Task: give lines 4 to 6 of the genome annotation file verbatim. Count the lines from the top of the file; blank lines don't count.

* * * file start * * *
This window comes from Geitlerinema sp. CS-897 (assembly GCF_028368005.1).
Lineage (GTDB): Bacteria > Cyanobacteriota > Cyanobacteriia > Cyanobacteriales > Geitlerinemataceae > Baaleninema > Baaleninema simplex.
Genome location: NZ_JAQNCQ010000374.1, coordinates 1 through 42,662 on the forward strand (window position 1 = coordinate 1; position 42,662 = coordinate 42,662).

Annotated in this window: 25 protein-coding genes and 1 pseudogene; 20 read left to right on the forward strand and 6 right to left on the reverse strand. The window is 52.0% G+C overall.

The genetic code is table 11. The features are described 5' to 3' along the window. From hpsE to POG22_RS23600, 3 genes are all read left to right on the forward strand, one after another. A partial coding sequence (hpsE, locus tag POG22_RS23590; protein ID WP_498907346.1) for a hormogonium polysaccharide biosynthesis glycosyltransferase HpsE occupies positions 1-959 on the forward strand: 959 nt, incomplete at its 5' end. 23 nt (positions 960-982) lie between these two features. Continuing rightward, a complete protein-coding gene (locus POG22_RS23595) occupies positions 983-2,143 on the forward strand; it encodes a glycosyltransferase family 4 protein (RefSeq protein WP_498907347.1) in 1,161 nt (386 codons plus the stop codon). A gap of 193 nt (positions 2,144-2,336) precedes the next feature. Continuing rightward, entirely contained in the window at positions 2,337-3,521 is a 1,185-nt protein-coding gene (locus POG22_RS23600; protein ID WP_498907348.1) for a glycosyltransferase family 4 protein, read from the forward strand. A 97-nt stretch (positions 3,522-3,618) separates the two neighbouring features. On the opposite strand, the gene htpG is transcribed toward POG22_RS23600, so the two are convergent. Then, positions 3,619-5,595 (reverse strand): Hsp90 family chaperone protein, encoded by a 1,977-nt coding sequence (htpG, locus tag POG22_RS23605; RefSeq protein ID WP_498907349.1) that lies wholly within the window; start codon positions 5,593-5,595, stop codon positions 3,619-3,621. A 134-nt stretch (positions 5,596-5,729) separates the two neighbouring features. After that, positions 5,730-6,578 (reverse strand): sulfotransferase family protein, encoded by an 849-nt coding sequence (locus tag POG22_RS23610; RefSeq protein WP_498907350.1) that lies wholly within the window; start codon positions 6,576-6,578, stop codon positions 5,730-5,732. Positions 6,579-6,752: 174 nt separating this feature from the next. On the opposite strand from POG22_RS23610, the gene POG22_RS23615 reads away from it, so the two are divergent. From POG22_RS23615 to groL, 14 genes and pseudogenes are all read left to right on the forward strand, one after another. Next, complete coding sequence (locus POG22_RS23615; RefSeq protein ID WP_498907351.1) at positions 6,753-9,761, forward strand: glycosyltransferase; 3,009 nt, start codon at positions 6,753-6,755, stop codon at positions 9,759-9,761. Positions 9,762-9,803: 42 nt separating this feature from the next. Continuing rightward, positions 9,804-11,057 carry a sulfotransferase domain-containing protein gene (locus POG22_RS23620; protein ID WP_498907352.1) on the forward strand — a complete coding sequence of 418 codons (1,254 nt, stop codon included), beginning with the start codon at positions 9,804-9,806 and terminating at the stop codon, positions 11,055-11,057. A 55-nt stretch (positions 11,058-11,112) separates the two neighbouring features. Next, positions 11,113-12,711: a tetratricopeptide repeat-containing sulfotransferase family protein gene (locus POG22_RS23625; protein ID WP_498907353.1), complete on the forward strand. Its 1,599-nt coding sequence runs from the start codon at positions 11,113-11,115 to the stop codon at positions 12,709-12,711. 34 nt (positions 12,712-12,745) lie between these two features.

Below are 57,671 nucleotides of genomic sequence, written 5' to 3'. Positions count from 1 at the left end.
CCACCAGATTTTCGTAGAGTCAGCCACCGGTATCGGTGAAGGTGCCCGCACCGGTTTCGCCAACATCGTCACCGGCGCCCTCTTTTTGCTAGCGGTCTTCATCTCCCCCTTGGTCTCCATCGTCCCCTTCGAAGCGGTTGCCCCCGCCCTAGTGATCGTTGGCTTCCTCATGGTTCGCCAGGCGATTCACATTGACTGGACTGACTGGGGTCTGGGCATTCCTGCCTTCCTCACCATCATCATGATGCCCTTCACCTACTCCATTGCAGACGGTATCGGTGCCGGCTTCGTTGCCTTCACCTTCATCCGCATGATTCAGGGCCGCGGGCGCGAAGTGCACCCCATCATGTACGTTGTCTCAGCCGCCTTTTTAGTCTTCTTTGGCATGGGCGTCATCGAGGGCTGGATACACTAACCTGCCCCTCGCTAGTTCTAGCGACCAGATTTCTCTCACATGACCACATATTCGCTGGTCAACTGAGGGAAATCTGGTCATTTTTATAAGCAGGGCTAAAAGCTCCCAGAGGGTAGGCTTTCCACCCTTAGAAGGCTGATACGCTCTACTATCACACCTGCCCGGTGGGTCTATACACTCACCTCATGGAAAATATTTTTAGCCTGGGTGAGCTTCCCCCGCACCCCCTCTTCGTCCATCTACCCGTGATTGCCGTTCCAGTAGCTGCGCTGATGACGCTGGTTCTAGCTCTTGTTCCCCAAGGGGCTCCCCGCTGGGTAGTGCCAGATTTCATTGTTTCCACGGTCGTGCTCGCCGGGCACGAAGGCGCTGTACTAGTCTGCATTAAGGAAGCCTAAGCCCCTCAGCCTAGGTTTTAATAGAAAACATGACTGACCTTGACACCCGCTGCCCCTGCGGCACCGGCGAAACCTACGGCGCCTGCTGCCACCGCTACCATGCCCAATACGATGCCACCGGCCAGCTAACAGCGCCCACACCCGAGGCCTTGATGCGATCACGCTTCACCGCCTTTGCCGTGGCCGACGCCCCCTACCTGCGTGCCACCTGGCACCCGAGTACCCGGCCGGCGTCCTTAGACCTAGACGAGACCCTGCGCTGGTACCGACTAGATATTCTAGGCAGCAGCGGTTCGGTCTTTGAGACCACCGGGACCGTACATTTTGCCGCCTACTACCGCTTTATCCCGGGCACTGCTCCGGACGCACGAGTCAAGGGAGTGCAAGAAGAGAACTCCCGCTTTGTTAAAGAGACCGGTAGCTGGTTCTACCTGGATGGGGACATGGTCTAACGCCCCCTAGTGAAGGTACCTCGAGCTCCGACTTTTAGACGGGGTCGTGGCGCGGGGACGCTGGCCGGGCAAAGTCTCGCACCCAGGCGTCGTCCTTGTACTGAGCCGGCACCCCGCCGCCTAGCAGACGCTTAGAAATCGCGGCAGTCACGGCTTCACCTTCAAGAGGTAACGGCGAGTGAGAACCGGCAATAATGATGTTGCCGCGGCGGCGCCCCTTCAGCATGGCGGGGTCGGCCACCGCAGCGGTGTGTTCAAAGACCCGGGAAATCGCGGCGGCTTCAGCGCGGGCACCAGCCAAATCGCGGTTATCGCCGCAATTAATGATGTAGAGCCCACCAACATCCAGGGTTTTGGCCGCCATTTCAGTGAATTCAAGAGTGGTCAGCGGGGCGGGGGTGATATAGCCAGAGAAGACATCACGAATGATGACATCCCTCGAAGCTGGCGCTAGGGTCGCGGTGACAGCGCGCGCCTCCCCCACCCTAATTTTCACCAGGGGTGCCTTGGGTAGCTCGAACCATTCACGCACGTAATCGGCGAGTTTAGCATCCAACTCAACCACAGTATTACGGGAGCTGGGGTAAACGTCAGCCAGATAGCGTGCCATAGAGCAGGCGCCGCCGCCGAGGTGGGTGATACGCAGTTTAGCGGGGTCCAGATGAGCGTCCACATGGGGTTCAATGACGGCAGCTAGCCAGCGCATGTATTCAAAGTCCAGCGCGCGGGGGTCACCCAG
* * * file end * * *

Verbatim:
Annotated in this window: 25 protein-coding genes and 1 pseudogene; 20 read left to right on the forward strand and 6 right to left on the reverse strand. The window is 52.0% G+C overall.

The genetic code is table 11. The features are described 5' to 3' along the window. From hpsE to POG22_RS23600, 3 genes are all read left to right on the forward strand, one after another. A partial coding sequence (hpsE, locus tag POG22_RS23590; protein ID WP_498907346.1) for a hormogonium polysaccharide biosynthesis glycosyltransferase HpsE occupies positions 1-959 on the forward strand: 959 nt, incomplete at its 5' end. 23 nt (positions 960-982) lie between these two features. Continuing rightward, a complete protein-coding gene (locus POG22_RS23595) occupies positions 983-2,143 on the forward strand; it encodes a glycosyltransferase family 4 protein (RefSeq protein WP_498907347.1) in 1,161 nt (386 codons plus the stop codon). A gap of 193 nt (positions 2,144-2,336) precedes the next feature. Continuing rightward, entirely contained in the window at positions 2,337-3,521 is a 1,185-nt protein-coding gene (locus POG22_RS23600; protein ID WP_498907348.1) for a glycosyltransferase family 4 protein, read from the forward strand. A 97-nt stretch (positions 3,522-3,618) separates the two neighbouring features. On the opposite strand, the gene htpG is transcribed toward POG22_RS23600, so the two are convergent. Then, positions 3,619-5,595 (reverse strand): Hsp90 family chaperone protein, encoded by a 1,977-nt coding sequence (htpG, locus tag POG22_RS23605; RefSeq protein ID WP_498907349.1) that lies wholly within the window; start codon positions 5,593-5,595, stop codon positions 3,619-3,621. A 134-nt stretch (positions 5,596-5,729) separates the two neighbouring features. After that, positions 5,730-6,578 (reverse strand): sulfotransferase family protein, encoded by an 849-nt coding sequence (locus tag POG22_RS23610; RefSeq protein WP_498907350.1) that lies wholly within the window; start codon positions 6,576-6,578, stop codon positions 5,730-5,732. Positions 6,579-6,752: 174 nt separating this feature from the next. On the opposite strand from POG22_RS23610, the gene POG22_RS23615 reads away from it, so the two are divergent. From POG22_RS23615 to groL, 14 genes and pseudogenes are all read left to right on the forward strand, one after another. Next, complete coding sequence (locus POG22_RS23615; RefSeq protein ID WP_498907351.1) at positions 6,753-9,761, forward strand: glycosyltransferase; 3,009 nt, start codon at positions 6,753-6,755, stop codon at positions 9,759-9,761. Positions 9,762-9,803: 42 nt separating this feature from the next. Continuing rightward, positions 9,804-11,057 carry a sulfotransferase domain-containing protein gene (locus POG22_RS23620; protein ID WP_498907352.1) on the forward strand — a complete coding sequence of 418 codons (1,254 nt, stop codon included), beginning with the start codon at positions 9,804-9,806 and terminating at the stop codon, positions 11,055-11,057. A 55-nt stretch (positions 11,058-11,112) separates the two neighbouring features. Next, positions 11,113-12,711: a tetratricopeptide repeat-containing sulfotransferase family protein gene (locus POG22_RS23625; protein ID WP_498907353.1), complete on the forward strand. Its 1,599-nt coding sequence runs from the start codon at positions 11,113-11,115 to the stop codon at positions 12,709-12,711. 34 nt (positions 12,712-12,745) lie between these two features.

Below are 57,671 nucleotides of genomic sequence, written 5' to 3'. Positions count from 1 at the left end.